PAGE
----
By Wayne McLaurin
University of Georgia
Many bothersome weeds were introduced to North America as food sources. It's possible to add young tender dandelions, chickweed, pepper cress or shepherd's purse to salads.
Eating them, while interesting, doesn't provide a reliable way to control weeds. Munching on them does have psychological and ecological value. It reminds us that every plant we eat or use was developed from a wild plant.
No scientist has ever created a food plant in a lab. But many have worked to enhance the edible and useful characteristics of thousands of wild plants. We owe our lives to weeds.
Of course, that fact may not be very comforting when you're looking at an overgrown garden.
Two problems confront gardeners when controlling annual weeds. The seeds persist for a long time in soil, and they come up at irregular intervals. Both traits make them hard to control.
Annual weeds grow seeds in prodigious quantities. Then the wind, birds and animals and the plant's own ability to expel and propel the seeds distributes them everywhere. The scattered seeds will germinate and new plants grow from them whenever the soil is dug or disturbed.
Many gardeners have been frustrated by the flush of green across a newly-raked garden. Clean it off, turn the soil over, and within a week, hundreds of weed seeds will germinate.
Persistence and method together, though, will help control annual weeds.
Meet the enemy face-to-face
The main enemy is the seed production -- that's the annual weed's primary weapon. If you can keep it from producing seeds, by some method of weed birth control, you can reduce, if not eliminate, this continuing problem.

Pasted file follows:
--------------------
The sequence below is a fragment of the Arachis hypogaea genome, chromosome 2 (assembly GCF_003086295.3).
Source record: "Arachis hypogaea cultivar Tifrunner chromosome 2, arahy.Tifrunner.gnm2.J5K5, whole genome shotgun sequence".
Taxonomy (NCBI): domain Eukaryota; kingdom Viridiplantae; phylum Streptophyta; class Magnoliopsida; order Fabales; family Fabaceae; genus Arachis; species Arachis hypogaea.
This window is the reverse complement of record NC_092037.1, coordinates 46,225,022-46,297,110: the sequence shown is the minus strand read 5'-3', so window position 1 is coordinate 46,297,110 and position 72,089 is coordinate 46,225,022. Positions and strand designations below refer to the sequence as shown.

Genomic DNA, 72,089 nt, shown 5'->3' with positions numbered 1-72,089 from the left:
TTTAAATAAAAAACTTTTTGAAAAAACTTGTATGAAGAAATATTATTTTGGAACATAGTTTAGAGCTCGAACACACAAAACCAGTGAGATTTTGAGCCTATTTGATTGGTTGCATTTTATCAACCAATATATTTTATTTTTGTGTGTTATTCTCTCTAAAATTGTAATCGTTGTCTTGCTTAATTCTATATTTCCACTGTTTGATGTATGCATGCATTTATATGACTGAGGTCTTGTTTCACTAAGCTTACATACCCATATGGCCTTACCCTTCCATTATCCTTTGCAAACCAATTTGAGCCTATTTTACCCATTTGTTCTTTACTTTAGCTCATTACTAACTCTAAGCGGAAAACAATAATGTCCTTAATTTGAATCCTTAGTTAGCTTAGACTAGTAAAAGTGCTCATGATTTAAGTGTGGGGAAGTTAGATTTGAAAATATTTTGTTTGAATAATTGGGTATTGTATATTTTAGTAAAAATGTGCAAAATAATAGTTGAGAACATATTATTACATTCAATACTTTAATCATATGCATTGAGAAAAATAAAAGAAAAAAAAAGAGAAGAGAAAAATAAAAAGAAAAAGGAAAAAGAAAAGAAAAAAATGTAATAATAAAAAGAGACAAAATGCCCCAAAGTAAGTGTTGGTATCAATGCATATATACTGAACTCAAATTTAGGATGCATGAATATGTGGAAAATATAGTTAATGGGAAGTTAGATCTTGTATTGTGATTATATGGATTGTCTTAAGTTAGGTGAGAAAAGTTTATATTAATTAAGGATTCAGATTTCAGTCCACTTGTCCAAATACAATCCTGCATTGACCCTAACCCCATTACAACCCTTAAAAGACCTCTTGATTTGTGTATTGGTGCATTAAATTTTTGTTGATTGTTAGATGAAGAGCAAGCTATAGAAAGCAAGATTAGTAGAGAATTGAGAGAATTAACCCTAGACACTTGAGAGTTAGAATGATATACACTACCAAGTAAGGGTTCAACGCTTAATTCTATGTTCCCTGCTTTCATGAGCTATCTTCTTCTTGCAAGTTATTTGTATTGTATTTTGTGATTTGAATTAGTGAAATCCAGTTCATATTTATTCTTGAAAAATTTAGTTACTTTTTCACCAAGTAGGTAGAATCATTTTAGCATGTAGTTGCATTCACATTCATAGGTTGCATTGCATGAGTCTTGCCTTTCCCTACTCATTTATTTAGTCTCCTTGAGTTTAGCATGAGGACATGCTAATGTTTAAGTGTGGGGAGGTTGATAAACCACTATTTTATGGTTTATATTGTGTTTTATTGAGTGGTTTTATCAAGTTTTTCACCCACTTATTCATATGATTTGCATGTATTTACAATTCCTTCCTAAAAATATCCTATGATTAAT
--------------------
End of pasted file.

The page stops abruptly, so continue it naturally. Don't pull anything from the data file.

No, you'll never really eliminate weeds. But all weeds, no matter what their life cycles, are easier to control as small, immature plants.
The first key is mechanical scuffling of the soil to kill newly-emerged plants. To control weeds by some form of hoeing, you need to keep watch and hoe as often as needed to keep the emerging weeds down before they go to seed.
A weekly "weed walk" through the garden with a scuffling tool in hand can reduce time and effort later. The old saying, "One year's seeds, seven years' weeds," reflects the persistence of weed seeds.
Annual weeds -- all weeds -- tend to hide out under plants or disguise themselves as garden ornamentals. Lift plant edges and look closely for sneaky seedlings.
Besides hoeing, another way to control weeds is to smother them. This removes chances for the hidden seeds to get to light and germinate.
Using ground-cover plants in a garden is a good way to reduce weed problems. A well-established stand of low perennial plants will shade out weeds.
But ground covers must be weeded as they fill in, and it may take three years of persistent care before their branches offer substantial weed protection.
Covering the ground with 2 to 3 inches of any organic mulch, such as compost, leaves, aged sawdust or commercial compost, will help keep thousands of annual weed seedlings from coming up.
It's possible, too, to use one of the weed-prevention geotextiles made of a woven, synthetic fiber. These allow water and air to penetrate but won't allow light to the weeds.
Put mulch on top of these textiles for best appearance. They last for years if not torn by careless digging.
These textiles work more to the advantage of ornamental plants than solid black plastic does. Black plastic doesn't allow air or water to penetrate. This can damage the plant roots' health.